But the view of Blacks will change not only within their community, but in the eyes of all ethnic communities that make up this diverse country. And from this so will our view of others. It goes beyond our nation obviously. The impact the Obama Presidency will have on the world has gravity heavier than the pull of Planet Jupiter. A town in Japan celebrates its ancient name because it matches the last name of the new U.S. President. A remote village in Kenya is beside itself with glee at the achievement of one their descendants. In Germany, a enthusiastic crowd of over 200,000 gathered together to hear “Der Schwarze JFK” speak. Citizens in Hong Kong pose by wax figures of the President with broad optimistic smiles. Shamans in Peru bless the picture of our President alongside images of other cherished figures, including Michael Jackson. A Caribbean nation renames their greatest mountain in honor of the new Leader of the Free World. The contentious areas in West Asia hope his middle name Hussein opens the door to even-handed dialogue and renewed diplomacy towards the region. The view of America in total will be renewed under the Presidency of Barack Obama in every aspect.
But how can he remain so calm and collected with this weighty knowledge loading his dome? He seems fearless and ready for the challenge. Not a lick of stage fright in the face of so many serious crises. Me? I find myself erupting with uncontainable excitement. Sometimes I just need to yell in a crazed joy, pump my fists wildly and forcefully in the air, and catch my breath with a sudden hand over my mouth and hint of tears. Flipping every channel, clicking every site, turning to every station at a frenzied pace trying to experience every single moment of this history in the making (impossible task!). But he is unshakable, unflinching, unafraid of the gargantuan challenge before him.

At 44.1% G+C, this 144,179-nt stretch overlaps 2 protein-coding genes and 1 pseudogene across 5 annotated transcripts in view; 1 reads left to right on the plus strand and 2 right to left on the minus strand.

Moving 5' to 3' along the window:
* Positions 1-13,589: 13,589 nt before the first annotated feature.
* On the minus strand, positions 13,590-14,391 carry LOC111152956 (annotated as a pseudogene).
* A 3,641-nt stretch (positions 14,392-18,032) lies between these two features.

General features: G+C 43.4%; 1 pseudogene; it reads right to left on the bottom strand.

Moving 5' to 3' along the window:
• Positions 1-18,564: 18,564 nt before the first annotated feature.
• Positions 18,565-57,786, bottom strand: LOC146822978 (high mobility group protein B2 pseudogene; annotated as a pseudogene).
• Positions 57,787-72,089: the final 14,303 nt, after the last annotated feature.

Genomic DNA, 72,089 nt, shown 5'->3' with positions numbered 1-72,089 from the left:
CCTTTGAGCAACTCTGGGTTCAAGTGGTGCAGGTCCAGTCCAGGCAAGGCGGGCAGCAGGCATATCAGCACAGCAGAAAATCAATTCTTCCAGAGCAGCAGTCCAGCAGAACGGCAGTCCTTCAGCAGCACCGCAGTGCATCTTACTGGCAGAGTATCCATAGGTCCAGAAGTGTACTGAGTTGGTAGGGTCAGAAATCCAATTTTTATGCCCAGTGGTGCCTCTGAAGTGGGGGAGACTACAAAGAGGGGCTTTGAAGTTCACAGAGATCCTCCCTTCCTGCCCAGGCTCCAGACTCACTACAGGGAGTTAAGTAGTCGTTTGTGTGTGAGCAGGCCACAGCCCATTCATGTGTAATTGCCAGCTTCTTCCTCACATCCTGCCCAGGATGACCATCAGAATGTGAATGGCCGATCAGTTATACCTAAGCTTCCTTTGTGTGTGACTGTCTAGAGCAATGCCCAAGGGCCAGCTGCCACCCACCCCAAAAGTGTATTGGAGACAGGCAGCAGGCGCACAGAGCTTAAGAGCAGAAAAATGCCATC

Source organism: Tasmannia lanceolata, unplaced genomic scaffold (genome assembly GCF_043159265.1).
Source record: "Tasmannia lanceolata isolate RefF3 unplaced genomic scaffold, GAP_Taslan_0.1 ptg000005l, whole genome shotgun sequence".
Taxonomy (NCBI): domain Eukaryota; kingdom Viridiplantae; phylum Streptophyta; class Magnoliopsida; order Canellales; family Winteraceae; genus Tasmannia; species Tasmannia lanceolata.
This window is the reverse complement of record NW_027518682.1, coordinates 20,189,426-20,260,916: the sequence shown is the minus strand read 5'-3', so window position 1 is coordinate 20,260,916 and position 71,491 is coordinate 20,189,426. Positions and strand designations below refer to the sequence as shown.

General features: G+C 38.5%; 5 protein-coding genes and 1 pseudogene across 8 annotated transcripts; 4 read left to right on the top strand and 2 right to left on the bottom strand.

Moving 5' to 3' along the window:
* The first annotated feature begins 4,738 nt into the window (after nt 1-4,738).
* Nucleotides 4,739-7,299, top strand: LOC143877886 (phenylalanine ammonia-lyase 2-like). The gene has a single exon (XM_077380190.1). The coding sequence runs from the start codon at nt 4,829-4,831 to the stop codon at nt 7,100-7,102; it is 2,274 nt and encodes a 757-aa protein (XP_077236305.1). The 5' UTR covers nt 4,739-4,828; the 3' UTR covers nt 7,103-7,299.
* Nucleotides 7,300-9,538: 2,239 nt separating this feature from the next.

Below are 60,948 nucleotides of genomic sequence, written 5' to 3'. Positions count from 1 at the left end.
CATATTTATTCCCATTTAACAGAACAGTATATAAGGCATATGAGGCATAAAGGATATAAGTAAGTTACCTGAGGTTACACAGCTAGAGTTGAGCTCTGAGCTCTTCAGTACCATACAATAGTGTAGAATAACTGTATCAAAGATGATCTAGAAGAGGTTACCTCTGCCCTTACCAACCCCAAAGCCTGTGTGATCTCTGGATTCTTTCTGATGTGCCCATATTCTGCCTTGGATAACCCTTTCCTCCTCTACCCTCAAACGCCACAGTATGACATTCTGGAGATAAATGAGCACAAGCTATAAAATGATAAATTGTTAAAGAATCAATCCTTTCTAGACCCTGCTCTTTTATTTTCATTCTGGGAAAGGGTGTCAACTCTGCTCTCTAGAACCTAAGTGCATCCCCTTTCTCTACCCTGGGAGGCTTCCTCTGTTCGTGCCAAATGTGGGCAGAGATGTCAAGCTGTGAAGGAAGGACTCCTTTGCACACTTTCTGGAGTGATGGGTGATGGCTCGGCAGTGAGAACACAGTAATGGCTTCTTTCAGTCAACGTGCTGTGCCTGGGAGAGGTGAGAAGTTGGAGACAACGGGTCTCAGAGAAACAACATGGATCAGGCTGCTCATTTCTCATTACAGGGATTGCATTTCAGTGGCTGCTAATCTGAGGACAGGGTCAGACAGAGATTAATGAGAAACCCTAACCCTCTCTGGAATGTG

Imagine how the kids in school will react as they watch this one-of-a-kind moment play out on their television screens. Imagine the anguish of the people imprisoned at work if they are forced to miss this event for the sake of the job, or lack of financials. Imagine the commuters on the road pulling over in tears upon hearing the changing of the guard on the radio. Imagine the cell phone texts and messages tasking the satellites’ capacity. Imagine the neighborhoods online, local and global. The world awaits the promise of Obama with hopeful eyes.
After the symbolic train ride from old capital Philadelphia to new capital Washington D.C., after the ceremonies, after the pageantry and parades, after the balls and galas, President Barack Hussein Obama II begins his quest to match the legacies of Reagan, Kennedy, the Roosevelts, Lincoln, and Washington. To mirror the breakthrough of Mandela from South Africa nearly 2 decades ago in his own fragmented land. The Winds of Change are blowing like the calm before every storm. It will be a turbulent journey for sure, but I know the sturdy vessel known as the United States of America will ultimately survive the maelstrom. Steer us well, Mr. President. Steer us well.